The Viewpoints Survey of business, labour, and public sector leaders highlights the importance of the skills shortages issue facing Canada. Six out of ten managers and labour leaders, in both the public and private sectors, judged the issue of skills shortages as a serious problem for the Canadian economy and labour market. Over 90% of survey respondents said skills shortages are at least a moderate problem, while fewer than 10% said it is "not a problem". Managers and labour leaders are concerned about skills shortages for good reason - they are experiencing them first hand. About one out of every two managers surveyed said occupational shortages currently exist within their own organization, and a similar proportion of labour leaders said occupational shortages are currently present in their members’ workplaces.
When asked what the most important actions would be to address human resource and skills requirements over the next five years, managers and labour leaders were in complete agreement on the top five actions, including the central importance of upgrading the skills of current employees.
Despite agreement on the actions needed to address skills requirements, managers and labour leaders responding to the Viewpoints Survey also tell us it will not necessarily be easy to deliver the goods. Seventy per cent of managers and close to 90% of labour leaders told us there would be problems meeting future labour and skills requirements. For example, large numbers of managers tell us that their workplaces are without training plans or training budgets, and many see training costs a prohibitive. Developing actions and initiatives to enhance support for workplace training and lifelong learning is clearly warranted.
The Viewpoints findings also suggest a need to address certain "disconnects" on skills issues. One example is literacy. Four in ten employed Canadians have literacy skills below the desired threshold for coping with the rapidly changing skills demands of a knowledge-based economy. But the Viewpoints Survey finds that only 17% of managers judge the issue to be a serious problem facing the economy. Literacy and numeracy skills were the least likely of employees’ skills set seen as needing improvement, and two-thirds of managers did not think that low literacy levels of employees would impede skills training and upgrading. Promoting awareness of the literacy issue, and providing greater support for workplace literacy and essential skills training might be appropriate responses.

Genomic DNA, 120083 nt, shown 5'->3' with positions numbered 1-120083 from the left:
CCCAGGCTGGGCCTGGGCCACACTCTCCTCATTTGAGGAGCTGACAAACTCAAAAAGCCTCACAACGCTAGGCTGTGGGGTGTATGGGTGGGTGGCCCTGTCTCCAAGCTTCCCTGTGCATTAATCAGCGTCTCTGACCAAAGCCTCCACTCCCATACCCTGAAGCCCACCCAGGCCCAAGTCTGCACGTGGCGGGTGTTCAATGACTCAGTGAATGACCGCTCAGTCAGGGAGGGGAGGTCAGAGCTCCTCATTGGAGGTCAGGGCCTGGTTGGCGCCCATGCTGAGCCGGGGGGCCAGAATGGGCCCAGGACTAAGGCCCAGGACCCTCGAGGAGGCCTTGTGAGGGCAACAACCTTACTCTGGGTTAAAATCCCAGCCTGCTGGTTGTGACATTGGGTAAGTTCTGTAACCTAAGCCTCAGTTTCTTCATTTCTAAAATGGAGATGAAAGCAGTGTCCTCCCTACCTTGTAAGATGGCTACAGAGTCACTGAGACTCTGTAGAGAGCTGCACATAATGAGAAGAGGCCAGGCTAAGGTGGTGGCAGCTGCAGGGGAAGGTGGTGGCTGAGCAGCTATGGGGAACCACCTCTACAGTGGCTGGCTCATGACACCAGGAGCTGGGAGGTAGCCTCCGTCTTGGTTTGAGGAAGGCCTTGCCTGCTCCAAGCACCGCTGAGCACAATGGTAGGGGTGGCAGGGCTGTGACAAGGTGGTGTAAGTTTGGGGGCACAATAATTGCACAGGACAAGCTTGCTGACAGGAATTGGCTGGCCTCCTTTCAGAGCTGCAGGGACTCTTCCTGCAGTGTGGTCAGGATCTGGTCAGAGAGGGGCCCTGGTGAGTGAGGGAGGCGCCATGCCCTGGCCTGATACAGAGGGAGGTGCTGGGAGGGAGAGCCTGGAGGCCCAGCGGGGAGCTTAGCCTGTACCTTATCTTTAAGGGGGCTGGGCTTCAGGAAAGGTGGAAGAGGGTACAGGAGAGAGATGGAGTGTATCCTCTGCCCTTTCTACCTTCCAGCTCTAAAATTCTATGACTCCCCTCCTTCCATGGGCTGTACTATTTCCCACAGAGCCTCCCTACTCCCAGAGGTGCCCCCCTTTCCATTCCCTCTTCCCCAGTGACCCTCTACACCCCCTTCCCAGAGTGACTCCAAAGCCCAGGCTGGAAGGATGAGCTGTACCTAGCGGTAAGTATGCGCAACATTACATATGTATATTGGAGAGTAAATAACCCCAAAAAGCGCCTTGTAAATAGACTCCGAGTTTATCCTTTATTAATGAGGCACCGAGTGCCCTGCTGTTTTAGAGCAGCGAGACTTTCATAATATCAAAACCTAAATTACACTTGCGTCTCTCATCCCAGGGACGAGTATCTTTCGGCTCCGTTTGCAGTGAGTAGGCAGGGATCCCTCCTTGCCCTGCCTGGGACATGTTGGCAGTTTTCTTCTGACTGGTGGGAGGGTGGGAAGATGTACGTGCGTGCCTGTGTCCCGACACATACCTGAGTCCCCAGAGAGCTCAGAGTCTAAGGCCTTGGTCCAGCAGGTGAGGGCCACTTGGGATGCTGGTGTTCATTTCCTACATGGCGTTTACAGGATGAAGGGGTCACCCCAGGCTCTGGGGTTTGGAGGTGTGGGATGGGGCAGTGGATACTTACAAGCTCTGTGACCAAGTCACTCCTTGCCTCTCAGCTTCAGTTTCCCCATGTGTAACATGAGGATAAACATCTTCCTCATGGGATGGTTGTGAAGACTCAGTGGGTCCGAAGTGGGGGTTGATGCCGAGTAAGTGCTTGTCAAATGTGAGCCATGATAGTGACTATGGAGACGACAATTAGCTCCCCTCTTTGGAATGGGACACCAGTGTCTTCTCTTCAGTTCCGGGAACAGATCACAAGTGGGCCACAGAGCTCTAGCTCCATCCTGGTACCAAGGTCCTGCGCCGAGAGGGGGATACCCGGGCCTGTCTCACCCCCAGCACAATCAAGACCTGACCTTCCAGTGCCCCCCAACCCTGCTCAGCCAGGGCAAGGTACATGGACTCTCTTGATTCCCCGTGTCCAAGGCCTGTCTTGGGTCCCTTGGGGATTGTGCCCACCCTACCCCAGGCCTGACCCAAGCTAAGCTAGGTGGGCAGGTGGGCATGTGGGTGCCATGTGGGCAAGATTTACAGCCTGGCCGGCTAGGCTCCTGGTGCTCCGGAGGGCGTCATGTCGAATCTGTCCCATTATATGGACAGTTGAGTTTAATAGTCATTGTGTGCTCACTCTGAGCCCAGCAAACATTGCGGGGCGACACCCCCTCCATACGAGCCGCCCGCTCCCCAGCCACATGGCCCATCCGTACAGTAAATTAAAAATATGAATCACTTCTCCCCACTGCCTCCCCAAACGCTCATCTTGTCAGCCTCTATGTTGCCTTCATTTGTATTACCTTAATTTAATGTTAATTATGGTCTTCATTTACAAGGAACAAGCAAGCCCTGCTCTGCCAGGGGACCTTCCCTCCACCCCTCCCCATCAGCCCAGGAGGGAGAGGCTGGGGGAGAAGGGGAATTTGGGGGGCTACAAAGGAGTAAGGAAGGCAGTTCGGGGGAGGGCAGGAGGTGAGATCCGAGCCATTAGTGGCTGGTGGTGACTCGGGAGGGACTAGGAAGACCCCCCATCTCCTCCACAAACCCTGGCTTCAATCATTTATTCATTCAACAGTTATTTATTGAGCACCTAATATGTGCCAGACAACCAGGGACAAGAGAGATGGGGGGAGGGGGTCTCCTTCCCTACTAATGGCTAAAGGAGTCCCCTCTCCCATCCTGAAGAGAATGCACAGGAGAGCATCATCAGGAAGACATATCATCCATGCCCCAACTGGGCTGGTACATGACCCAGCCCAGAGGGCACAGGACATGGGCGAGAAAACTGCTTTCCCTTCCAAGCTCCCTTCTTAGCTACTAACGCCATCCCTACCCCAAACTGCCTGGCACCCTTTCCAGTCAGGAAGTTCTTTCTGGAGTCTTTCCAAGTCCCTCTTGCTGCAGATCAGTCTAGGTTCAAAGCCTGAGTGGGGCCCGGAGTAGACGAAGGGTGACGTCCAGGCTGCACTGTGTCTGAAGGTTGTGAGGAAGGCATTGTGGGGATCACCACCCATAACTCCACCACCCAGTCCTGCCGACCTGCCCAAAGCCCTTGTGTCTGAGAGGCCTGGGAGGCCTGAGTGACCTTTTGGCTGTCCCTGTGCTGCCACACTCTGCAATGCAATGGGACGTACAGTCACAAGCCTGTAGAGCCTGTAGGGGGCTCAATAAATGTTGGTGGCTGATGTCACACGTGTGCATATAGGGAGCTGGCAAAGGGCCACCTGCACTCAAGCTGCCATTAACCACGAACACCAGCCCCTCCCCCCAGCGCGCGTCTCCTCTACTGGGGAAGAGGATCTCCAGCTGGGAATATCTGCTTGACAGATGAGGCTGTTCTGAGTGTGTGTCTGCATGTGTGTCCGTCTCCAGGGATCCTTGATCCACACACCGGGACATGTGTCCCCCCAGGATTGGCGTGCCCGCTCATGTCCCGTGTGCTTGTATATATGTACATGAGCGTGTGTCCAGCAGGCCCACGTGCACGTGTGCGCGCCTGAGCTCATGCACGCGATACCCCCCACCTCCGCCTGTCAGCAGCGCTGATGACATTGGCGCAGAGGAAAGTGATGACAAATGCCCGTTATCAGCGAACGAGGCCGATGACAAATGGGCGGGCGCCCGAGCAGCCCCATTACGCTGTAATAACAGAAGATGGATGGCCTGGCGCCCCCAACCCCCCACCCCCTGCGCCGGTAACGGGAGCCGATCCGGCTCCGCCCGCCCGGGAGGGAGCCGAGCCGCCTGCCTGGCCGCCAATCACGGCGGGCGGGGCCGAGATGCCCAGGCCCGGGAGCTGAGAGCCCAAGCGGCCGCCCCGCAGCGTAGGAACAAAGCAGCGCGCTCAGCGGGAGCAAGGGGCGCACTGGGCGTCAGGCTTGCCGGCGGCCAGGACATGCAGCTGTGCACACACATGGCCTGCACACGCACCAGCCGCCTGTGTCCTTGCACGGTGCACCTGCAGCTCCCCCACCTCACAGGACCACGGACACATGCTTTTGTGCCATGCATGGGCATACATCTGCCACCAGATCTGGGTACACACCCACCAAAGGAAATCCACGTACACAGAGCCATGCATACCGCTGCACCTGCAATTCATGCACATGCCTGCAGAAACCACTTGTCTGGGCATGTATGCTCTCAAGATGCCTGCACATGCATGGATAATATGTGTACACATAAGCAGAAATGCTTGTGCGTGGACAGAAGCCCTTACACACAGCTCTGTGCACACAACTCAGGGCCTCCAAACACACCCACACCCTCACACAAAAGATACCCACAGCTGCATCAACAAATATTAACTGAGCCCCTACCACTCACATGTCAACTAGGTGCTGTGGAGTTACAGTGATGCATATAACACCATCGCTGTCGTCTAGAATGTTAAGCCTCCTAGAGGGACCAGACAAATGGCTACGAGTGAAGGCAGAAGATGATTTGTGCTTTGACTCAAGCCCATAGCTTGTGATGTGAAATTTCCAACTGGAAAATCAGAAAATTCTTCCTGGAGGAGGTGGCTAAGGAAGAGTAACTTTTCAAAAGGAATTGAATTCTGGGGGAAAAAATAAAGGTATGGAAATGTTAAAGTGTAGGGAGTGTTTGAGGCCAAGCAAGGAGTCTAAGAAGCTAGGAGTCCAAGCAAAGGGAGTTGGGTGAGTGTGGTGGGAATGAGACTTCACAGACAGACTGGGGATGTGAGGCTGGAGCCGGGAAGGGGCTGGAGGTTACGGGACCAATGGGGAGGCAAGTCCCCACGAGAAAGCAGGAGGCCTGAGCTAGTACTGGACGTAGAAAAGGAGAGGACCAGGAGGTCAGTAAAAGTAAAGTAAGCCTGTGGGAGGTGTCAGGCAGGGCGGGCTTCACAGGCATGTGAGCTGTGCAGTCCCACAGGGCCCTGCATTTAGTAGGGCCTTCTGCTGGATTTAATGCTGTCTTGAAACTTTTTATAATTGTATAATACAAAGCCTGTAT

The Viewpoints Survey shows that while we may recognize the seriousness of skills shortages, we are falling short in several areas. Our record on workplace training continues to lag behind that of other countries, we often lack training plans, we fail to appreciate and address the central importance of literacy and essential skills, and we pay insufficient attention to those under-represented in our workforce - including Aboriginal peoples and immigrants. These are not new problems. But our collective failure to resolve them places us increasingly at risk of a serious skills crisis down the road.
While the issue of skills shortage is viewed as a serious problem right across the country, the factors giving rise to it can be remarkably different from one region or community to the next. Some regions are experiencing shortages in the context of near full employment, others in the context of more unemployment levels. Some regions are losing large numbers of their youth and young adults to other parts of the country. Some regions receive large numbers of immigrants, while others a mere "trickle". In some regions, literacy problems are more pronounced. And in some regions, the labour force is characterized by an increasingly large Aboriginal population.